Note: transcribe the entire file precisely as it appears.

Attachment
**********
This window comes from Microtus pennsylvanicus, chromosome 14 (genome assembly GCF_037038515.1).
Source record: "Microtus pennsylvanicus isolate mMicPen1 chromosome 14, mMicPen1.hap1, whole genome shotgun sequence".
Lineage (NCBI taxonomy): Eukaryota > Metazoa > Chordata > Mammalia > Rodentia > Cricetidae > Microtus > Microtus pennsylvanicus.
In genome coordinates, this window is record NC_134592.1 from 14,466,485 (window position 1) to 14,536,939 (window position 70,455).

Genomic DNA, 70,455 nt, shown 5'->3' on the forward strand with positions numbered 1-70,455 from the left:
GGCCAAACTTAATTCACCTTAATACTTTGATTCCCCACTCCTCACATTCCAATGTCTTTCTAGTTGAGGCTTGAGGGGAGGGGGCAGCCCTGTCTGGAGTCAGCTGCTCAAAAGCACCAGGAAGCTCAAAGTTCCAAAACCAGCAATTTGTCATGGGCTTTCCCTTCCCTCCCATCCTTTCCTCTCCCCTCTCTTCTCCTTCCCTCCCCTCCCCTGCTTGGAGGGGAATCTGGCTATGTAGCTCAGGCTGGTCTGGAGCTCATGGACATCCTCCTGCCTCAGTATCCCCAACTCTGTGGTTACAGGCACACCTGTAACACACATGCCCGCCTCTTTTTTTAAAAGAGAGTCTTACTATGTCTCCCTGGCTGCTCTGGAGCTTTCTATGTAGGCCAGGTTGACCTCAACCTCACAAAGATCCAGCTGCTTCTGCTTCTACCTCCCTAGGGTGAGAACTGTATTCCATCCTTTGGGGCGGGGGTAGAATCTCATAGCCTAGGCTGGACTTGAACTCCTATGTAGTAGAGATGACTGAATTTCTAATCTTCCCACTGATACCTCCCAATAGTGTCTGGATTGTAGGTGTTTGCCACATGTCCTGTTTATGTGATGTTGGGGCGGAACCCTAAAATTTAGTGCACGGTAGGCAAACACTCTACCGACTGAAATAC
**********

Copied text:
This window comes from Microtus pennsylvanicus, chromosome 14 (genome assembly GCF_037038515.1).
Source record: "Microtus pennsylvanicus isolate mMicPen1 chromosome 14, mMicPen1.hap1, whole genome shotgun sequence".
Lineage (NCBI taxonomy): Eukaryota > Metazoa > Chordata > Mammalia > Rodentia > Cricetidae > Microtus > Microtus pennsylvanicus.
In genome coordinates, this window is record NC_134592.1 from 14,466,485 (window position 1) to 14,536,939 (window position 70,455).

Genomic DNA, 70,455 nt, shown 5'->3' on the forward strand with positions numbered 1-70,455 from the left:
GGCCAAACTTAATTCACCTTAATACTTTGATTCCCCACTCCTCACATTCCAATGTCTTTCTAGTTGAGGCTTGAGGGGAGGGGGCAGCCCTGTCTGGAGTCAGCTGCTCAAAAGCACCAGGAAGCTCAAAGTTCCAAAACCAGCAATTTGTCATGGGCTTTCCCTTCCCTCCCATCCTTTCCTCTCCCCTCTCTTCTCCTTCCCTCCCCTCCCCTGCTTGGAGGGGAATCTGGCTATGTAGCTCAGGCTGGTCTGGAGCTCATGGACATCCTCCTGCCTCAGTATCCCCAACTCTGTGGTTACAGGCACACCTGTAACACACATGCCCGCCTCTTTTTTTAAAAGAGAGTCTTACTATGTCTCCCTGGCTGCTCTGGAGCTTTCTATGTAGGCCAGGTTGACCTCAACCTCACAAAGATCCAGCTGCTTCTGCTTCTACCTCCCTAGGGTGAGAACTGTATTCCATCCTTTGGGGCGGGGGTAGAATCTCATAGCCTAGGCTGGACTTGAACTCCTATGTAGTAGAGATGACTGAATTTCTAATCTTCCCACTGATACCTCCCAATAGTGTCTGGATTGTAGGTGTTTGCCACATGTCCTGTTTATGTGATGTTGGGGCGGAACCCTAAAATTTAGTGCACGGTAGGCAAACACTCTACCGACTGAAATAC